The mystery of what kick-started the motion of our earth's massive tectonic plates across its surface has been explained by researchers at the University of Sydney.
The tectonic plate that dominates the Pacific "Ring of Fire" is not as rigid as many scientists assume, according to researchers at Rice University and the University of Nevada.
A group of geophysicists is testing the hypothesis that the rate of "supercontinent assembly"—or tectonic plate movement—changes over time.
Researchers have found evidence of a potential "ocean's worth" of water deep beneath the United States.
Even to the naked eye, our Moon looks heavily cratered. The snippet of carved and pitted lunar surface shown in this image lies within a 66 km-wide crater known as Zucchius. From our perspective, Zucchius is located on the ...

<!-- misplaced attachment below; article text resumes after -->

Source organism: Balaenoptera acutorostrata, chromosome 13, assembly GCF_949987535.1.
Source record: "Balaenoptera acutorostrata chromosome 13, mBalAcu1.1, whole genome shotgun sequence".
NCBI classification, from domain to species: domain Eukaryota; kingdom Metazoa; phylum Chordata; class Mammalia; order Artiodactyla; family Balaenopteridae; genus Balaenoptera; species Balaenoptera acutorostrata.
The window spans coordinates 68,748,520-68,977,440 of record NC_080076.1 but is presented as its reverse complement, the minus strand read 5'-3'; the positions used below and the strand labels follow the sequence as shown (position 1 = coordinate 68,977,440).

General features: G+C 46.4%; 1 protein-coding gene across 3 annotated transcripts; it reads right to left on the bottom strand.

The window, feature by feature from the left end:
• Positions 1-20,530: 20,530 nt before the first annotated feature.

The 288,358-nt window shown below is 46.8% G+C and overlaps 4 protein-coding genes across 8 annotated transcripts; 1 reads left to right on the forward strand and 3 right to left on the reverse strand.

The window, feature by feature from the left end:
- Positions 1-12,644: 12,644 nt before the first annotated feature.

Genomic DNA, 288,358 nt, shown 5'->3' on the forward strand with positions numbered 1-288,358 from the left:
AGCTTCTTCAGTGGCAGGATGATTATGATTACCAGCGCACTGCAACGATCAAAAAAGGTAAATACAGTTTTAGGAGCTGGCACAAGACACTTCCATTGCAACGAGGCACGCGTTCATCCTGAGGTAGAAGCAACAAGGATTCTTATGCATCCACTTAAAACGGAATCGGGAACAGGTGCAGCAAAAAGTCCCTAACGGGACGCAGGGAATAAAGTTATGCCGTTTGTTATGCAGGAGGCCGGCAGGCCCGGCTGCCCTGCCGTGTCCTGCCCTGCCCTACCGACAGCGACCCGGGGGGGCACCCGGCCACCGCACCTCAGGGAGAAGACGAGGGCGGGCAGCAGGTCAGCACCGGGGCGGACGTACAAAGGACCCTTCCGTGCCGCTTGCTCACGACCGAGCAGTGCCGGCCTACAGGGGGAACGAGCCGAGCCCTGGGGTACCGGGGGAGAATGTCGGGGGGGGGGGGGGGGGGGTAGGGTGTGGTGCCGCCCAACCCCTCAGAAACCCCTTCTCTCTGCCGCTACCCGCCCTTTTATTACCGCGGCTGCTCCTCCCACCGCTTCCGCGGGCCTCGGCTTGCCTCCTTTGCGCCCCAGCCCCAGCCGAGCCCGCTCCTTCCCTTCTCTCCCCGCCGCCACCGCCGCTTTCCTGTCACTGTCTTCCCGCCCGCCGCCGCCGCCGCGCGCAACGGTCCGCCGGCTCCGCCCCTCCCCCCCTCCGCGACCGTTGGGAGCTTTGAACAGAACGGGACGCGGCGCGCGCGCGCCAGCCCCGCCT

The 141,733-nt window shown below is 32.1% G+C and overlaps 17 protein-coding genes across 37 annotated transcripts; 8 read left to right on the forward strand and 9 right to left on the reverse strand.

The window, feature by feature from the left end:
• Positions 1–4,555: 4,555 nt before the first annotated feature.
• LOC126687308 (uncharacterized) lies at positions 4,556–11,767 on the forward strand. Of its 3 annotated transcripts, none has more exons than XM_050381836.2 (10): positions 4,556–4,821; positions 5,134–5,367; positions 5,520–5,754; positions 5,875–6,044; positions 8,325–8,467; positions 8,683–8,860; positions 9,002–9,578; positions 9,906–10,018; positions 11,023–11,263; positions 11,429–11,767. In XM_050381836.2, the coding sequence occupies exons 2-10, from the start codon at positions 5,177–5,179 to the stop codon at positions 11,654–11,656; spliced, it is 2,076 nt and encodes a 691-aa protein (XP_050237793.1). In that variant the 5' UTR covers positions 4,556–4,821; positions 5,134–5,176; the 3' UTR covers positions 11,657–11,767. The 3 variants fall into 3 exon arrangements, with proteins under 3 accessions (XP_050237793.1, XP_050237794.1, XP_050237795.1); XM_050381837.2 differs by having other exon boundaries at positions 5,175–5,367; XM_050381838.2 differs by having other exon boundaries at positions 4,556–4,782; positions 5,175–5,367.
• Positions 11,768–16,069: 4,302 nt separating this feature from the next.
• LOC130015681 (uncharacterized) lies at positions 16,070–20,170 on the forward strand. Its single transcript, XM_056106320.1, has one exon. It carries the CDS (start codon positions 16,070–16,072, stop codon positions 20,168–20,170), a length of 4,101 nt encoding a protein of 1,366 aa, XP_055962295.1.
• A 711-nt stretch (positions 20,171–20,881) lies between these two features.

The rise of oxygen is one of the biggest puzzle in Earth's history. Our planet's atmosphere started out oxygen-free. Then, around 3.5 billion years ago, tiny microbes called cyanobacteria (or blue-green algae) learned out ...
A geological survey has confirmed that a section of the North Australia Craton was forced under its neighbouring tectonic plate and in the process created the hills that stretch from Halls Creek up to Kununurra in the Kimberley.
US ocean explorer Robert Ballard, famed for his 1985 discovery of the Titanic, embarked Wednesday on an expedition in the Caribbean and the Gulf of Mexico.
Mount Kenya, the second-highest mountain in Africa, is pictured in this image from Japan's ALOS satellite from 25 February 2011.
Scientists from the Magma and Volcanoes Laboratory (CNRS) and the European Synchrotron, the ESRF, have recreated the extreme conditions 600 to 2900 km below the Earth's surface to investigate the melting of basalt in the ...